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 Four Squared (Posted on 2006-10-26)
```        Grid A                    Grid B
A   B   C   D             A   B   C   D
+---+---+---+---+         +---+---+---+---+
1  |   |   |   |   |      1  |14 |23 |34 |14 |
+---+---+---+---+         +---+---+---+---+
2  |   |   |   |   |      2  |31 |42 |26 |26 |
+---+---+---+---+         +---+---+---+---+
3  |   |   |   |   |      3  |22 |24 |44 |29 |
+---+---+---+---+         +---+---+---+---+
4  |   |   |   |   |      4  |12 |32 |19 |16 |
+---+---+---+---+         +---+---+---+---+
```
The numbers 1 to 16 are to be placed in grid A, so that consecutive numbers are not adjacent in any direction, including diagonally. Nor do they appear in the same row, column or any diagonal.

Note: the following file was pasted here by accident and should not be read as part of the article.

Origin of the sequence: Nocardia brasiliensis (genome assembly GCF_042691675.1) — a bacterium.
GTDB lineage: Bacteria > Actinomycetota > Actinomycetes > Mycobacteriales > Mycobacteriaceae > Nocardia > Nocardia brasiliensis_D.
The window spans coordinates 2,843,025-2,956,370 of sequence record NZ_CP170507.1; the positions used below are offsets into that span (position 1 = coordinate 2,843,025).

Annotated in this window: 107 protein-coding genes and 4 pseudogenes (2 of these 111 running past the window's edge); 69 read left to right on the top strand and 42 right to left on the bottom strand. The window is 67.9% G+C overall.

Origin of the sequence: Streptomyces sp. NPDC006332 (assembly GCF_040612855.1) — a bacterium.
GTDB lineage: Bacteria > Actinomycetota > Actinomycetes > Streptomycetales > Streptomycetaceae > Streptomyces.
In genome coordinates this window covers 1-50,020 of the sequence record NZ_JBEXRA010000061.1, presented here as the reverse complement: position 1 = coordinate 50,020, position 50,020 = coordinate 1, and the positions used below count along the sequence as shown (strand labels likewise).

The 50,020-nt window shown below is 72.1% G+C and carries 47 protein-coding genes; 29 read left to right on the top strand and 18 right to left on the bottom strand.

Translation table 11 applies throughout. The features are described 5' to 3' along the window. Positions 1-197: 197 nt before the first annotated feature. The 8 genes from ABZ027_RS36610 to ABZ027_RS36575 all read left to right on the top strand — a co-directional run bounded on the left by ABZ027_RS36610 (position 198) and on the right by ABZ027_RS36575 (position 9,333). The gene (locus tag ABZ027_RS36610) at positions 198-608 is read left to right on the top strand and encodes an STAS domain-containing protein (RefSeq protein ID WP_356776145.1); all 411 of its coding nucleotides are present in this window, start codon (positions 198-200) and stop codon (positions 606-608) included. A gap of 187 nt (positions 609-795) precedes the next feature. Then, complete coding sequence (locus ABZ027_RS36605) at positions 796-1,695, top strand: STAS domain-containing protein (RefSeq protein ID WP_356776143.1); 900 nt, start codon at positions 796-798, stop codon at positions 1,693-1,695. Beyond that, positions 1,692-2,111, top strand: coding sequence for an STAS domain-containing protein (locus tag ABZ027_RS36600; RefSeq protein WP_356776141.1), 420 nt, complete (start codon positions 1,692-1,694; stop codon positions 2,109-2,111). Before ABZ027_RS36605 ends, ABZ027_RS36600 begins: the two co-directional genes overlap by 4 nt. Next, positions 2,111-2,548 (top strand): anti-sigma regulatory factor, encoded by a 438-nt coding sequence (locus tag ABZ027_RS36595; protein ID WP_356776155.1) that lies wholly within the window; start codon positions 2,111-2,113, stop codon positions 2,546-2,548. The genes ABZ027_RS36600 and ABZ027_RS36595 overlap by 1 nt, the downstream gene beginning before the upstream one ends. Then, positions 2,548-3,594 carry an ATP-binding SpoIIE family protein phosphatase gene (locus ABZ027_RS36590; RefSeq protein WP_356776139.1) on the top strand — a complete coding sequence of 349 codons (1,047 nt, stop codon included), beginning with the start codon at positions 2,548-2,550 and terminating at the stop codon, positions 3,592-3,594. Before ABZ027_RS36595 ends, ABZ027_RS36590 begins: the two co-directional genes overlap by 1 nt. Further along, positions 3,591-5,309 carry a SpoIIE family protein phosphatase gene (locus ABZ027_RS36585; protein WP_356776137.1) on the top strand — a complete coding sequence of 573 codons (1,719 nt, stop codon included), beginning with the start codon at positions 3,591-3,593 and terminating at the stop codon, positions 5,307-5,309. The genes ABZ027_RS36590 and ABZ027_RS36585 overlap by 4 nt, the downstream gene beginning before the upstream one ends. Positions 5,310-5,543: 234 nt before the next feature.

The number in each cell of grid B is the sum of the horizontal and vertical neighbors of the corresponding cell in grid A.

NB. The letters and numbers around the edge of the grid serve no purpose for the solver. They are to be used for identifying cells in the solution.

 See The Solution Submitted by Josie Faulkner Rating: 4.4167 (12 votes)

Comments: ( Back to comment list | You must be logged in to post comments.)
 A trivial way to solve this | Comment 1 of 17
Looking at grid B, write 16 linear equations (such as B1+A2=14, A1+B2+C1=23, and so on) and solve the system.

Just in case, if there are many solutions, try fixing A1=1, and see where it leads; if that doesn't work, try A1=2, and then A1=3, and so on.
 Posted by Old Original Oskar! on 2006-10-26 14:18:36
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